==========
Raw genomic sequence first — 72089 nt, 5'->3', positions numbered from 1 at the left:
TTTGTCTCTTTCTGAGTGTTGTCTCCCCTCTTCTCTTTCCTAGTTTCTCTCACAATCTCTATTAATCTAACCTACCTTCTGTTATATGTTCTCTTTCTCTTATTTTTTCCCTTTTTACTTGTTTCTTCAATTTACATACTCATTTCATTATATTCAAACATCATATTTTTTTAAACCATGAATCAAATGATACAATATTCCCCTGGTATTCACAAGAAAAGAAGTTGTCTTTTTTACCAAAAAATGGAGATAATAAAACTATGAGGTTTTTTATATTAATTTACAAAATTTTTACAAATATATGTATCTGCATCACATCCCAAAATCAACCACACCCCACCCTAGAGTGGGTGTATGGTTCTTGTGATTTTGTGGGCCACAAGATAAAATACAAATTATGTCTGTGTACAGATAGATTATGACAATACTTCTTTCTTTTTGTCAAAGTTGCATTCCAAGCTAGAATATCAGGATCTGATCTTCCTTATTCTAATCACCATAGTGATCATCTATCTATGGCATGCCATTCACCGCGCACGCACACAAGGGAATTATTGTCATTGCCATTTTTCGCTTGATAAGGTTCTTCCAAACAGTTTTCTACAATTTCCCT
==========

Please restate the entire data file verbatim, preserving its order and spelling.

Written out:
Raw genomic sequence first — 72089 nt, 5'->3', positions numbered from 1 at the left:
TTTGTCTCTTTCTGAGTGTTGTCTCCCCTCTTCTCTTTCCTAGTTTCTCTCACAATCTCTATTAATCTAACCTACCTTCTGTTATATGTTCTCTTTCTCTTATTTTTTCCCTTTTTACTTGTTTCTTCAATTTACATACTCATTTCATTATATTCAAACATCATATTTTTTTAAACCATGAATCAAATGATACAATATTCCCCTGGTATTCACAAGAAAAGAAGTTGTCTTTTTTACCAAAAAATGGAGATAATAAAACTATGAGGTTTTTTATATTAATTTACAAAATTTTTACAAATATATGTATCTGCATCACATCCCAAAATCAACCACACCCCACCCTAGAGTGGGTGTATGGTTCTTGTGATTTTGTGGGCCACAAGATAAAATACAAATTATGTCTGTGTACAGATAGATTATGACAATACTTCTTTCTTTTTGTCAAAGTTGCATTCCAAGCTAGAATATCAGGATCTGATCTTCCTTATTCTAATCACCATAGTGATCATCTATCTATGGCATGCCATTCACCGCGCACGCACACAAGGGAATTATTGTCATTGCCATTTTTCGCTTGATAAGGTTCTTCCAAACAGTTTTCTACAATTTCCCT